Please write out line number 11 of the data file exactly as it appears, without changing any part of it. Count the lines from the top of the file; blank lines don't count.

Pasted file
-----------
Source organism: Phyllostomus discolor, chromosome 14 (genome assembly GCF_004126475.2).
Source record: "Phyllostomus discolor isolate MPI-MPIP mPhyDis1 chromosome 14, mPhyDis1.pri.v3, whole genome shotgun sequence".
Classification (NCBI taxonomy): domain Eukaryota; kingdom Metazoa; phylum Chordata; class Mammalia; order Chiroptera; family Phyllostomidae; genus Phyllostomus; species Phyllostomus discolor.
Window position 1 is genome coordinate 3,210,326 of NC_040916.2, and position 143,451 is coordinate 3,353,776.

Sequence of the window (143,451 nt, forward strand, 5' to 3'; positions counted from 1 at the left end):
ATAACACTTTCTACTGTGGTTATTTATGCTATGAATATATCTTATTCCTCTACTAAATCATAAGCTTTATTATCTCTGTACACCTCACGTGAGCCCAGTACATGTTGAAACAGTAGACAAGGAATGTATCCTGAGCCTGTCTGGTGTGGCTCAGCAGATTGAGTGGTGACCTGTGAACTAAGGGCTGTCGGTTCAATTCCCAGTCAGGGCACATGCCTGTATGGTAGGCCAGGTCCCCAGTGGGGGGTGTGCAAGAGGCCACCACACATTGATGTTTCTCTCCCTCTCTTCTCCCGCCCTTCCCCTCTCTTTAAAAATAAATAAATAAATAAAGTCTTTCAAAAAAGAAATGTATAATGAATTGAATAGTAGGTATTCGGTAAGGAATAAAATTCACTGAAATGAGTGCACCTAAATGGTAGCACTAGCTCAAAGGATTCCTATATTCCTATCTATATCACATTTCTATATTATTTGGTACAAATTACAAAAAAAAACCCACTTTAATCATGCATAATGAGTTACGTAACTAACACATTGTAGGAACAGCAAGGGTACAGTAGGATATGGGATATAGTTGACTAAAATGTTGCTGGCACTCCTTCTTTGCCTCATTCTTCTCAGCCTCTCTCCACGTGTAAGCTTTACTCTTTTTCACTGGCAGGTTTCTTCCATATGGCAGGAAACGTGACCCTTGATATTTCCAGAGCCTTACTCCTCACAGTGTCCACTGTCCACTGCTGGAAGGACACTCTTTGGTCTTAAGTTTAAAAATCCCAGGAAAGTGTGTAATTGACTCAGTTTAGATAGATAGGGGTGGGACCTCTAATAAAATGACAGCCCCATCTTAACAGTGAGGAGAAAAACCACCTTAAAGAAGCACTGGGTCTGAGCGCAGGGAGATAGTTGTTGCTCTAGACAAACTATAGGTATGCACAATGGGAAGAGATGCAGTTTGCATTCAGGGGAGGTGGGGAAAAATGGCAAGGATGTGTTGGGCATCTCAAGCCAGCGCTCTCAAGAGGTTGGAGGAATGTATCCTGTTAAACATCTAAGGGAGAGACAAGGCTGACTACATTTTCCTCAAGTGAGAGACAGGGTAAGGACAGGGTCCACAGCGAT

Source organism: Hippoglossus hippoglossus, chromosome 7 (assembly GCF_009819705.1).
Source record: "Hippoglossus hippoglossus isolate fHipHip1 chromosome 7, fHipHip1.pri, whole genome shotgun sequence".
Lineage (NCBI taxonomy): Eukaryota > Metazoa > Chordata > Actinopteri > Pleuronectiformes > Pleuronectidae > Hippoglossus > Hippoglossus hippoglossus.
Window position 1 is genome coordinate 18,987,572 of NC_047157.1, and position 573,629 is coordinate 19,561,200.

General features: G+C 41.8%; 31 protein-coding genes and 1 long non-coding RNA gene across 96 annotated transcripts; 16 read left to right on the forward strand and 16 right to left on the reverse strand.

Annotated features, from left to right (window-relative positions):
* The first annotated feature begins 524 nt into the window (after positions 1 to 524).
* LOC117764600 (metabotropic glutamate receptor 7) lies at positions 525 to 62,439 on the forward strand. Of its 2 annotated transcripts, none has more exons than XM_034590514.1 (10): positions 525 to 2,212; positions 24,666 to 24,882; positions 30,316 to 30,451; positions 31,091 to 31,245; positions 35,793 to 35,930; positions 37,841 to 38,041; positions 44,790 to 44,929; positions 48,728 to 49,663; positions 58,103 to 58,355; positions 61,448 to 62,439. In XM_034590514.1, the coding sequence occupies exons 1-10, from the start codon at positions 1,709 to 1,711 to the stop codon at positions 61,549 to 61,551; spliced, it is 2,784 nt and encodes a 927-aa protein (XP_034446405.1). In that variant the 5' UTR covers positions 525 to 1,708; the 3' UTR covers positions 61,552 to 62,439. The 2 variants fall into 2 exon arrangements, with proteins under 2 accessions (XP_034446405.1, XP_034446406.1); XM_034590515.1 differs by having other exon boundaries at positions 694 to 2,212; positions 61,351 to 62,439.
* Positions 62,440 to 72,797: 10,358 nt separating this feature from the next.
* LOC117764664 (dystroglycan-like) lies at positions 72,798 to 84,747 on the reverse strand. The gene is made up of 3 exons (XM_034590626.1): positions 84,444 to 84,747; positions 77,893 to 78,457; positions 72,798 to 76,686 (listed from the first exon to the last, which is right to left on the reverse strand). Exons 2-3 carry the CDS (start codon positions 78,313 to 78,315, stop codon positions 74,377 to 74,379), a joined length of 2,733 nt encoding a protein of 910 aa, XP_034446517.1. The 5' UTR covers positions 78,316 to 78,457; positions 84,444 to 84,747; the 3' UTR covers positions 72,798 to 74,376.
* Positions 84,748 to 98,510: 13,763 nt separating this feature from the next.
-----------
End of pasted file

General features: G+C 41.8%; 31 protein-coding genes and 1 long non-coding RNA gene across 96 annotated transcripts; 16 read left to right on the forward strand and 16 right to left on the reverse strand.